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Converting an old camera to shoot infrared photos

I’ve always loved those false colour infrared photos, filled with blues and pinks. I learned a while ago that IR is filtered by most cameras automatically, but that you can have this capability removed for a hefty sum.

More recently, I looked in to the practicalities of doing the conversion myself. I have a couple of old cameras which sit around unused, and managed to find a helpful guide for converting my old Canon 350D. Turns out all you have to do is take out the physical filter. Doesn’t sound so hard, right? I never use this camera and so even if it breaks, no real loss. I enlisted the help of a couple of friends, and off we went!

The guide above was fairly comprehensive for the tear down, and so this went fairly well. The soldering within the camera was a bit suspect, but we got it all apart.

I’d read that one can purchase glass filters to take up the space within the camera, or ones that simply just didn’t filter out IR. I elected to go without a filter, reading that setting focus on the lens to infinity countered for it fairly well.

Reassembly was a bit of a nightmare at times. The guide wasn’t always the best, and we ended up with a few screws leftover. Whoops! Getting all of the ribbon cables back in place was also a nightmare, lord knows how the guy writing the guide did it because at some points it took all 3 of us being hands on to get pieces together.

We finally got all the bits together, and decided to try and power the camera on before putting the final bits of plastic back in place. Nothing happened. Uh oh. After locating a colleague that’s good with hardware debugging, we discovered that there was a simple failsafe switch which prevented the camera from switching on when it was opened up. Depressing this switch fixed everything. Whoops!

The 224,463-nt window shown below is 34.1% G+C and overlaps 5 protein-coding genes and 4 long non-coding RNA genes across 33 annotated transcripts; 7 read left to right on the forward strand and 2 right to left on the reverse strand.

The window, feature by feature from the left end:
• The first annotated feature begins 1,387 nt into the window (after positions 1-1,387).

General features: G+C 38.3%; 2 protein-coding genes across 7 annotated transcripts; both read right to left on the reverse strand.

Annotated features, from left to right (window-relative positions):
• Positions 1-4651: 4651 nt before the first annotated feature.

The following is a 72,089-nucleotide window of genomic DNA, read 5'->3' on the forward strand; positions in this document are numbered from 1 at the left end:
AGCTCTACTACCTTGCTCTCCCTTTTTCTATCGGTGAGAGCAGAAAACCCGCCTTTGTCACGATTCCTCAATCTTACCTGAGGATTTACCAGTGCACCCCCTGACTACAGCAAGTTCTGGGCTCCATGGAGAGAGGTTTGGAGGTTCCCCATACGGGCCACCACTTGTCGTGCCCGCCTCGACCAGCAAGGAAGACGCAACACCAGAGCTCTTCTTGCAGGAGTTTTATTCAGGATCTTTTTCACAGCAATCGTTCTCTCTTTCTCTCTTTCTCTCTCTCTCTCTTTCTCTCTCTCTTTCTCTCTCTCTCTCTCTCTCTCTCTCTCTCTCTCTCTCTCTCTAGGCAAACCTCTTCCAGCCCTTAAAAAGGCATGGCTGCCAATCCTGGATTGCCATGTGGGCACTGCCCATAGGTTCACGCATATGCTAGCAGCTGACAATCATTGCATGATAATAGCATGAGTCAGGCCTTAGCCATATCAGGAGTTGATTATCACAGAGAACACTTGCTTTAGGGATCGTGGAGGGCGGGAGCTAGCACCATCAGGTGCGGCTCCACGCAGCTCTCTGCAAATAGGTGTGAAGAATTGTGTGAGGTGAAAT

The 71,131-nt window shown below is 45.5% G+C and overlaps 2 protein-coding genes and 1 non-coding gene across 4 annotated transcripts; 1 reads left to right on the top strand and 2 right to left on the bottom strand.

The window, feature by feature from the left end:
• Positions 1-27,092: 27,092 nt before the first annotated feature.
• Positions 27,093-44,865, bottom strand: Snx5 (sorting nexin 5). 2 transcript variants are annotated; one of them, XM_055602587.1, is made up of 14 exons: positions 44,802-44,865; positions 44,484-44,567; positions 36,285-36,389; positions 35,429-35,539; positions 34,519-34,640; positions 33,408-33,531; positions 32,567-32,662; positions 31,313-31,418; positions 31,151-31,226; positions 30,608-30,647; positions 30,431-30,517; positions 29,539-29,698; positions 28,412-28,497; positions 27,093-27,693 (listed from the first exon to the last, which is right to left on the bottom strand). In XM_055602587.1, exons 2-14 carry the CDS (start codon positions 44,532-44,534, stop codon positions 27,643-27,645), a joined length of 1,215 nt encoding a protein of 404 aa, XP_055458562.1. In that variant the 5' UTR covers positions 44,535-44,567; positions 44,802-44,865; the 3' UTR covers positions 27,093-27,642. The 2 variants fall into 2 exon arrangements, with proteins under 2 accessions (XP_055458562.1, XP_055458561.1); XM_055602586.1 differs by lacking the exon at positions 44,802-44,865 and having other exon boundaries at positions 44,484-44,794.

So, camera assembled, it was time to have a play. I screwed on a cheap IR (or rather, all but IR) filter on the front of the lens, and away we went. The viewfinder was largely useless due to the light filtering, and I seem to have misplaced my gorillapod during my recent move. Because of this I was limited to balancing the camera on things to take pictures around the office. Still, initial results are promising!

The above photo has had the light/dark balance manually adjusted as it was a bit of a mess. For later photos I adjusted the auto balance, and the photos came out looking like this (bar cropping):

One of the characteristics of IR photography I love is that foliage looks brilliantly bright. These initial tests on a dying christmas tree show promise, and I’m excited to take it outside in the future.

The office lights also looked quite interesting, creating the bright yellow seen above.

I’ll be experimenting more with this camera once I locate a stand, so watch this space!

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